Shari Deeken, Editorial Consultant
For years, since I first obtained my driver’s license as a teenager, I always registered to be an organ donor when I renewed my license at the DMV. Sadly, I did so without ever giving it much thought. Deep down, I always felt it was a critical yet rare health procedure that might happen to ‘someone else,’ meaning either ‘someone else’ would need an organ some day or it would be ‘someone else’ who would die and subsequently become an organ donor.
The whole idea of organ donation was more theoretical to me. I had never known anyone to be either a living or deceased organ donor or an organ recipient, nor had I ever heard of anyone receiving an organ. And when you’re young, death of yourself or someone you love is practically inconceivable. We’re lured into the magical thinking that we’re either immortal or going to live very long lives.
But then it happened to my own family. A young family member in his early 20s, in the prime
of his life having just graduated from university, died unexpectedly. In the midst of our
family’s collective shock and grief, we still remembered that he had been an ardent advocate of organ donation, and his driver’s license proved it. His body was taken to have his organs recovered.
This was another shock to me. I had no idea that when someone died, up to eight organs could be donated to save the lives of multiple people in critical need of them in order to survive. These organs include the heart, both lungs and both kidneys, liver, pancreas, and even body tissue and eyes. In all, we later learned, his death had contributed to saving several peoples’ lives.
I also learned, most importantly, that unexpected deaths happen all the time, even to those we love, who are extremely young and healthy. As a result, registering when young, as early as when a high school or college student, is critically important to help with SODA’s and our country’s collective life-saving vision and mission of impacting the critical organ donor shortage.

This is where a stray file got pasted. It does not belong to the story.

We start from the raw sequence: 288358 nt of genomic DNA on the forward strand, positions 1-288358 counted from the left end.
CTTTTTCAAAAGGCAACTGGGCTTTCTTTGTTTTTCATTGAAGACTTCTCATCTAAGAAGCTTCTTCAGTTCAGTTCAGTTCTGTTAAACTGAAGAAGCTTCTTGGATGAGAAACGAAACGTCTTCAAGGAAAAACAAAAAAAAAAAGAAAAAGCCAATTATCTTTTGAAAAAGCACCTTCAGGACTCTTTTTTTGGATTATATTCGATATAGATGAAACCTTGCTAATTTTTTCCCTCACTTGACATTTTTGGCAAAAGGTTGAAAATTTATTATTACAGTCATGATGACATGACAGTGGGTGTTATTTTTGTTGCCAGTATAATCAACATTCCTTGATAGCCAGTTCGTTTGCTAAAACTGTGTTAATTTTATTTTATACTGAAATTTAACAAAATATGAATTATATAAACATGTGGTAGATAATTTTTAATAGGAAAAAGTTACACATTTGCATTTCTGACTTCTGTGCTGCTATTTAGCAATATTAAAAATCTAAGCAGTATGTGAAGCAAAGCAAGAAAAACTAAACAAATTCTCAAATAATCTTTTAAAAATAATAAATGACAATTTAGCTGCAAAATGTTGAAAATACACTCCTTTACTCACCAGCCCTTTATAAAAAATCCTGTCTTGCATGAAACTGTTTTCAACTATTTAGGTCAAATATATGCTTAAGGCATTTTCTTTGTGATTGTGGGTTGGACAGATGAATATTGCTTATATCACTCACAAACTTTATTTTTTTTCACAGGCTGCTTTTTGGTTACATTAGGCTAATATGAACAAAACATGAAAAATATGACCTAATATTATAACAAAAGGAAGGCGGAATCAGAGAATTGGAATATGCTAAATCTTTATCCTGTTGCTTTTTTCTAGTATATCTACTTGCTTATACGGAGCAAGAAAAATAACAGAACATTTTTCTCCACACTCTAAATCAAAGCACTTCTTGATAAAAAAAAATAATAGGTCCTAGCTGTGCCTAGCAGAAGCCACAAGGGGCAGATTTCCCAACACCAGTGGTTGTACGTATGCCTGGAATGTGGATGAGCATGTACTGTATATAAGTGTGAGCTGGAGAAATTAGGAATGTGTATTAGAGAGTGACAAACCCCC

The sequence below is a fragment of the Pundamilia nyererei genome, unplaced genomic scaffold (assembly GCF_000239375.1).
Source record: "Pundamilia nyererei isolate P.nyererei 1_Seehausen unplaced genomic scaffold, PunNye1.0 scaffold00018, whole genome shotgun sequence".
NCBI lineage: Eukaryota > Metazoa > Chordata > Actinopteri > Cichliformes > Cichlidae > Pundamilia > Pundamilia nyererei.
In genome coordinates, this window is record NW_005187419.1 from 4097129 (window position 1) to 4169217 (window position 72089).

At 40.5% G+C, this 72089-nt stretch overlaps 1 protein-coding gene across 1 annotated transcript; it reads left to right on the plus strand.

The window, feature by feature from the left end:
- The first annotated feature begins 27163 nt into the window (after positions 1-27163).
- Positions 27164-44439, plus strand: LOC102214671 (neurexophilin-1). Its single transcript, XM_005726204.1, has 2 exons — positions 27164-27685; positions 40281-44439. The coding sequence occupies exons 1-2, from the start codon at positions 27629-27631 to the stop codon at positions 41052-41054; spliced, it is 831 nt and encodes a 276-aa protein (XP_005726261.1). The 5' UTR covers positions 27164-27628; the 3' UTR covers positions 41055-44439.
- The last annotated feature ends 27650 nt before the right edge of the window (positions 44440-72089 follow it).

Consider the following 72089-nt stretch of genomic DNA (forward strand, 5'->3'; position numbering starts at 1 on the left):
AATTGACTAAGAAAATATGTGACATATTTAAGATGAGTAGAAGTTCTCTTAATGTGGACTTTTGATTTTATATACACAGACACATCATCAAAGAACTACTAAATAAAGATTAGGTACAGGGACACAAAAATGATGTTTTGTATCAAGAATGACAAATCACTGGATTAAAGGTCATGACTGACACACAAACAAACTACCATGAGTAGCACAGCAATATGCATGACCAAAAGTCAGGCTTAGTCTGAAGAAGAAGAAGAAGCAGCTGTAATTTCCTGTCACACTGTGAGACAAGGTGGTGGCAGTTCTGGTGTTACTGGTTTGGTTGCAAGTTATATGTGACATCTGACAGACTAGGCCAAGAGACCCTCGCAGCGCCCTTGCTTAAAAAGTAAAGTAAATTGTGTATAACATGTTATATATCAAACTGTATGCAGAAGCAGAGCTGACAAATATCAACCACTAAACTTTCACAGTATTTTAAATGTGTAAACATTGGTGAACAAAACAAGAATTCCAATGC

Surprisingly, and quite kindly, our family received a lovely letter with a certificate from the Governor of the State of Wisconsin, personally signed by him, thanking our family member’s life-saving role as an organ donor. He also expressed his heartfelt sorrow that the conditions of my family member’s death had been the critical catalyst to saving the lives of others.
I became much more aware of organ donation and even knowledgeable about organ donor registration. When I spoke to people about it, I mostly encountered shrugs and blank faces. People seemed to know so little about it, just as I had before it impacted my family. I tried to find an outlet of some kind for which I could contribute by volunteering for the organ donation cause. I learned about SODA: Student Organ Donation Advocacy. I was excited as I discovered more about them on social media, particularly on LinkedIn and Facebook.
Now, and over the past year, I have been an active volunteer for SODA, despite not being either a student myself or of student age. I am particularly passionate about spreading the word about organ donation, how easy it is to sign up on the national organ donor registry, that you can donate not just one but many of your own organs and in so doing, save multiple lives. I have spent most of my career writing, and now volunteer my time with SODA as an editorial consultant. I’m excited about being both a part of and able to contribute to this exciting and quickly growing organization. The growth of organ donation awareness and education about how easy registration can be will certainly increase the number of people who register as donors. We can only hope they will become lifelong ambassadors of this life-saving movement.